Blain: Your own research captures the depth and complexity of African Diaspora Studies. Tell us more about your current research projects. What are some of the main concerns and/or questions that you’re addressing in your new projects?
Swan: I am currently working on two major projects. The first is entitled Pauulu’s Diaspora: Black Power, Global Crossroads and Environmental Justice. In this book, I demonstrate how black communities across the Atlantic, Indian and Pacific Ocean worlds were engaged in constant political dialogue across the twentieth century. The book is a political narrative of the twentieth century Diaspora, told through the lens of Pauulu Kamarakafego. Also known as Roosevelt Browne, Kamarakafego was a Pan-African organizer from Bermuda and an ecological engineer by profession. The Black world was not only connected via spaces typically regarded as hubs of black internationalism—Harlem, London and Paris—but also through spaces such as Bermuda’s Hamilton, Fiji’s Suva and Kenya’s Nairobi. This book not only demonstrates the global scope of Black Power, but also how environmental justice was part of its framing.
The second book project looks at Black internationalism in the South Pacific, particularly in the era of decolonization. It explores how black and brown women and men of the Pacific intentionally forged political relationships with the wider black world, engaging the ideas of Black Power, Negritude, Black Nationalism, Civil Rights, Pan-Africanism and liberation theology. I recently received an American Council of Learned Societies Frederick Burkhardt residential fellowship for the project. This will allow me to do a year of research and writing at the Harvard Radcliffe Institute for Advanced Study. The aim of this work is to highlight the political experiences of the “Black Pacific,” which is arguably the African Diaspora’s most marginalized region in terms of scholarship.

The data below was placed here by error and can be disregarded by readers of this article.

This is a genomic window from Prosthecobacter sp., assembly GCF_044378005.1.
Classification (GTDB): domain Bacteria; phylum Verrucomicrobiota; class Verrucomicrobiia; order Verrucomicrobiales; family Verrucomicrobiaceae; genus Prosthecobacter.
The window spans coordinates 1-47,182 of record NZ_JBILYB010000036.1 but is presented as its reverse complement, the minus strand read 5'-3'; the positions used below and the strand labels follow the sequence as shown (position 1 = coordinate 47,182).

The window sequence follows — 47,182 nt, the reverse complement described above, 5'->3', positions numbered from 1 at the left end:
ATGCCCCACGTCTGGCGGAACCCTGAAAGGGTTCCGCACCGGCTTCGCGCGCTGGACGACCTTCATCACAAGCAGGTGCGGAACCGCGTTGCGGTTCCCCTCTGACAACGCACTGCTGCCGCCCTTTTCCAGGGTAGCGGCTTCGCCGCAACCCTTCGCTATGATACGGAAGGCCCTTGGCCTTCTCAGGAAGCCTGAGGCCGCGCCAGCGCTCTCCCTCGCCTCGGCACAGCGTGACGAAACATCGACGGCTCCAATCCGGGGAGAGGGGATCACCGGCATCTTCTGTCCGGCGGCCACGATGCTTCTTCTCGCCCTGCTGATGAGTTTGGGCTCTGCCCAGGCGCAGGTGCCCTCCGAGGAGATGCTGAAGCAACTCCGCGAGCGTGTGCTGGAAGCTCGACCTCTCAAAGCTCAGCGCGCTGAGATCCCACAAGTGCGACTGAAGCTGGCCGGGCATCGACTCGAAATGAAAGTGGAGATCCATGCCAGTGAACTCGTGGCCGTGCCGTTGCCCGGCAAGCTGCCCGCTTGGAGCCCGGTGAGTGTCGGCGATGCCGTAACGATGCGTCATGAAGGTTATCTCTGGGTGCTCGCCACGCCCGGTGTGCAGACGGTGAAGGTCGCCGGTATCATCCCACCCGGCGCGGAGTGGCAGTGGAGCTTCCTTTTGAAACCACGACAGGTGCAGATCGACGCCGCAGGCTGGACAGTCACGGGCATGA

Glenn Chambers: I am currently working on two projects. The first one, which is almost complete, focuses on the immigration of Central Americans of West Indian and Afro-Latin@ descent to New Orleans, Louisiana and the broader Gulf Coast from the 1910s through World War II. In many ways, it builds on my first book on West Indian immigration to Honduras. The study examines how these groups integrated into New Orleans and Gulf Coast life and negotiated their distinct historical, cultural, and racial identity in the Jim Crow South. Central to this study is the role of violence in shaping Central American nationalism, particularly its modern origins in the anti-immigrant and anti – black labor movements that developed in the banana enclaves of the region during the early twentieth century. It was this anti-black violence that forced many Afro-descendants to cities such as New Orleans. However, once in New Orleans, they had to confront the racial realities of the United States that marginalized them in different ways. In addition to this project, I am also working on a monograph that explores the African elements of Black Creole identity in Southern Louisiana and its connections to larger discourses on blackness and creolité in the Afro- Francophone world.